How international is Sasin?

Building a network

Studying at Sasin can be very helpful to build connections with people who are already well-connected or who will be influential in the future. One of the best ways to get to know your classmates better during your 2 years at Sasin is by working together with them. Unfortunately a majority of people had voted at the beginning of the MBA that they would rather pick their own groups then being assigned randomly to a group. Of course it is easier to always work with your best friends as you know each other’s strengths and weaknesses, but how will you ever know the strengths and weaknesses of the rest of the class when you never work with them? And how will you learn how to perform when you have a real job after graduating when you cannot work only together with your best friends? Curtis Chin made two interesting remarks about this during his guest performance at the course Managing HR in a global environment:

Curtis Chin, who was a guest speaker for the HR class of Steven Miranda, made two exceptionally strong remarks that Sasin should take to heart.

While we had a limited number of full-time international students at the start of the program we did have 2 dual-program foreign students who stayed a year and many international exchange students. The least we could have accomplished was more mixing up, even if it only meant Thais working with other Thais than their best friends only.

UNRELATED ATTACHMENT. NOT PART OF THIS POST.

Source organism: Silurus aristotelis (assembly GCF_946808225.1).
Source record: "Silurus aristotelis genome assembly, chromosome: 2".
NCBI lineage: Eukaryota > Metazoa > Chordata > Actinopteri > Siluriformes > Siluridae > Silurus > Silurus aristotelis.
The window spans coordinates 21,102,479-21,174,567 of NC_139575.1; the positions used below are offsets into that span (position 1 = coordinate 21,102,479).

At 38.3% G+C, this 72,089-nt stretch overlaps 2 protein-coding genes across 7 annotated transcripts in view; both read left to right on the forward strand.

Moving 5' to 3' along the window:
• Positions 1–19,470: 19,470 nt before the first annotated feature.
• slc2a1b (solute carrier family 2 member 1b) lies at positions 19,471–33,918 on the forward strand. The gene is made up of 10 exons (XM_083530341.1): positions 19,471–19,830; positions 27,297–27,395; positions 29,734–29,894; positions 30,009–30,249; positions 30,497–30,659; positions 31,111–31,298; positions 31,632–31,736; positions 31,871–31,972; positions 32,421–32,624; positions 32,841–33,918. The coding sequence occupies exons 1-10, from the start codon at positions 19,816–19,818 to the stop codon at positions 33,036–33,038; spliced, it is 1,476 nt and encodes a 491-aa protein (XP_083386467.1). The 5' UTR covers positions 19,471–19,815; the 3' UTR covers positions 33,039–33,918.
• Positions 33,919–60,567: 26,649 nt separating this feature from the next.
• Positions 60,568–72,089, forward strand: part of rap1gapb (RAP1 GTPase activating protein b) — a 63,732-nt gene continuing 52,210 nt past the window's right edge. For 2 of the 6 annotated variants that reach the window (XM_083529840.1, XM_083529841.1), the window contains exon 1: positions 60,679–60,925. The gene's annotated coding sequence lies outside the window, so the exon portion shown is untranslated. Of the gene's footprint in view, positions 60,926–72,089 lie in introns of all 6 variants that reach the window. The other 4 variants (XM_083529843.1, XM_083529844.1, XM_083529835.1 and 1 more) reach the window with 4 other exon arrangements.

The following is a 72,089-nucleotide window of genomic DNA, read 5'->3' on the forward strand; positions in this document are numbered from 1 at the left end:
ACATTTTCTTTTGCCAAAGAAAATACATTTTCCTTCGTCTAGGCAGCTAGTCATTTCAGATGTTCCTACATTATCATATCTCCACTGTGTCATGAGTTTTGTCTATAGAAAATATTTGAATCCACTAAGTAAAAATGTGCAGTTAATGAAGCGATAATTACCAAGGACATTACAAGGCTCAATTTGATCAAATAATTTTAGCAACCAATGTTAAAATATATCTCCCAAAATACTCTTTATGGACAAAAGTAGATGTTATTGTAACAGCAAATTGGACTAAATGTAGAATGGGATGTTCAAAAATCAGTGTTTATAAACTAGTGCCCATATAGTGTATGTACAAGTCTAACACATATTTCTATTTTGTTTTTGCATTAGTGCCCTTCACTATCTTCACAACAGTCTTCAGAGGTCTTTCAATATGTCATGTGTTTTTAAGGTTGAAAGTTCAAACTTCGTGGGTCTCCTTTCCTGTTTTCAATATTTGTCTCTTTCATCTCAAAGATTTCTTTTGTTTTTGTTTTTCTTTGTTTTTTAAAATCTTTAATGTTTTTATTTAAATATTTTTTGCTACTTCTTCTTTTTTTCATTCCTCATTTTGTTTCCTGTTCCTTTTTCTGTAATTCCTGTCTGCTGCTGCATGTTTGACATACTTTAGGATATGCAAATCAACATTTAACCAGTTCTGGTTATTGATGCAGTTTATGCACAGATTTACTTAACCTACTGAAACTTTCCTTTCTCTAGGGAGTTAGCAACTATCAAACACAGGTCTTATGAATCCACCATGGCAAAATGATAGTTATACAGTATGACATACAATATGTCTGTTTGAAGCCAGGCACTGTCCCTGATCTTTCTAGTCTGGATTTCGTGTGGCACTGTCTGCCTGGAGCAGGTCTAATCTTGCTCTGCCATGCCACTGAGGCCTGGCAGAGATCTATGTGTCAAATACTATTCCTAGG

Exceptions to the rule

While the observations above might come across as negative I must say that while it applies to a large part of my class there are always positive exceptions: people who have had an interesting career in several countries before coming to Sasin, people who not only simply participate but even have the skills and knowledge to shine a new light on what is the professor is telling, people who actually pick an exchange program to jump out of their comfort zone by going alone to a country they know nothing about and study seriously there, and people who have no problem of working together with different students every module.

Is the Sasin MBA program something for you?

The best advice I can give anybody who considers studying at Sasin is that they have to think very long and hard about what they want to get out of it. You can just sign up and go through 2 years of education without clear targets but you most likely end up with near to nothing. It does not matter what your goals are: gaining knowledge, getting connections, having a sabbatical, exploring Thailand, finding yourself, but it should be worth 2 years of your time and >1.5 million baht.

Self-improvement: volunteering for presentations no matter the size of the audience and if I feel comfortable with it.

For example one of my goals was to improve my presentation skills as I had no confidence to stand in front of an audience or speak up in a large group. So during the first course I volunteered to give a short presentation on stage in front of 75 people who I did not know and from there on I did almost every presentation of group work possible and participated in class regularly. Besides that I shared my opinion on about every class issue coming by. Maybe not everybody liked all my comments, I am pretty sure of that as it goes against the Thai culture where nobody speaks up or has an opinion, but at least I practiced some skills that will be very helpful for my further career.

All together I really enjoyed my 2 years at Sasin and I do not regret it one bit. But if it will be just as useful for you will depend on yourself.